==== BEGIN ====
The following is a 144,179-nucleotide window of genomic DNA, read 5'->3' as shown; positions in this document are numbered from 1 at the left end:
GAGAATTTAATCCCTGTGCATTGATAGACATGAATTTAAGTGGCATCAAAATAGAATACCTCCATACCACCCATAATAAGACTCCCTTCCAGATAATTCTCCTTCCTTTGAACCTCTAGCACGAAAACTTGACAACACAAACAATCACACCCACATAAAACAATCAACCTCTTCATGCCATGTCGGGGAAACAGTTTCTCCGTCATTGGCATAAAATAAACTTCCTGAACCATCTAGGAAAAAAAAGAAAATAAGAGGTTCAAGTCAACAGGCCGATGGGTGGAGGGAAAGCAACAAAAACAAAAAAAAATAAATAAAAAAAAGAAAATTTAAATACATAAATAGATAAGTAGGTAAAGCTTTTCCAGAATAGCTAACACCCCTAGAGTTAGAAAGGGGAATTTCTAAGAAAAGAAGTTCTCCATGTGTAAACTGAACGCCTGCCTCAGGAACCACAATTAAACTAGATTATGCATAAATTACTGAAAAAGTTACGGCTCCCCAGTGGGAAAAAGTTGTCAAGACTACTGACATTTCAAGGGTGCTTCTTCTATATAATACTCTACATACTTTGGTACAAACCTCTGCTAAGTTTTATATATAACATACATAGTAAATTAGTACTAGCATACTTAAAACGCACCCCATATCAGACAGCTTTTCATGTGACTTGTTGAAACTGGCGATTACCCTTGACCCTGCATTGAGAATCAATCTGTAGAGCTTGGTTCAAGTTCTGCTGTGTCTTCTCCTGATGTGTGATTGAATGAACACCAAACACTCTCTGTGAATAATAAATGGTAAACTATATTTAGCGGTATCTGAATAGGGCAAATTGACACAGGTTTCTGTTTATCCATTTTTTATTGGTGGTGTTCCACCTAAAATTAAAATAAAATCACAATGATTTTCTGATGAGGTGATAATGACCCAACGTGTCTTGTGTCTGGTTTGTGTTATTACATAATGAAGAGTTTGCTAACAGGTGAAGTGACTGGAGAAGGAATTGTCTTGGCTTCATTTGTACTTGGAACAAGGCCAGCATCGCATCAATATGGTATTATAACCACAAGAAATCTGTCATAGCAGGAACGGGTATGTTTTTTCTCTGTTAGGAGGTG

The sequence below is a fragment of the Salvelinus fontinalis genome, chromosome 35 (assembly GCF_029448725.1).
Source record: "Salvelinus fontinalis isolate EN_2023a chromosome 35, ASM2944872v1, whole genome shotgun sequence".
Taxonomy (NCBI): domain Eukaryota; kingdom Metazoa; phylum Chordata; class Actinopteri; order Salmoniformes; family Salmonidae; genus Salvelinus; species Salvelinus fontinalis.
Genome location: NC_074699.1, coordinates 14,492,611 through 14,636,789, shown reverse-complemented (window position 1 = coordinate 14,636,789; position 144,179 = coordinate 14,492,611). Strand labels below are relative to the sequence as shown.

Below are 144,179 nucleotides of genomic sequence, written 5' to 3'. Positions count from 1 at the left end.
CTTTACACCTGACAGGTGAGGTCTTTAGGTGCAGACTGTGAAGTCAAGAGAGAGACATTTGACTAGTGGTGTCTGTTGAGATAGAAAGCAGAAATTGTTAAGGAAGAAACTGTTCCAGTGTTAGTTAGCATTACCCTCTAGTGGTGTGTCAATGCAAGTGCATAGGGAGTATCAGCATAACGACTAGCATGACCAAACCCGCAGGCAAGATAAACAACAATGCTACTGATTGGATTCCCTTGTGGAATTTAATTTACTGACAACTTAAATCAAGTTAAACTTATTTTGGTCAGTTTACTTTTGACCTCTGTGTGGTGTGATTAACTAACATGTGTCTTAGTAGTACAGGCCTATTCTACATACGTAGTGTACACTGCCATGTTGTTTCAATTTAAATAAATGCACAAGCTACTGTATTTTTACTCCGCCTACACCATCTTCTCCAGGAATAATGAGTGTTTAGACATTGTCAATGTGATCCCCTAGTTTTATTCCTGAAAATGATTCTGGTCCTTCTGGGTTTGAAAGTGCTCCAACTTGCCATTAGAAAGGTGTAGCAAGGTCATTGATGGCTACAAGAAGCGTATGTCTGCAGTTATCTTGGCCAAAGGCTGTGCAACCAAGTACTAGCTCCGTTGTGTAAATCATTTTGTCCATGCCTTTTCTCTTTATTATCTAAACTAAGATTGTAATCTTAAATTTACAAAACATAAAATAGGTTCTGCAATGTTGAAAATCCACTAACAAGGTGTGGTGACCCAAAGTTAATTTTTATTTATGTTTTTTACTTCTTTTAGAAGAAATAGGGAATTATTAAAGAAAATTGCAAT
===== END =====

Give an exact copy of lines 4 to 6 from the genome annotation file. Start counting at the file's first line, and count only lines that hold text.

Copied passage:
Source record: "Salvelinus fontinalis isolate EN_2023a chromosome 35, ASM2944872v1, whole genome shotgun sequence".
Taxonomy (NCBI): domain Eukaryota; kingdom Metazoa; phylum Chordata; class Actinopteri; order Salmoniformes; family Salmonidae; genus Salvelinus; species Salvelinus fontinalis.
Genome location: NC_074699.1, coordinates 14,492,611 through 14,636,789, shown reverse-complemented (window position 1 = coordinate 14,636,789; position 144,179 = coordinate 14,492,611). Strand labels below are relative to the sequence as shown.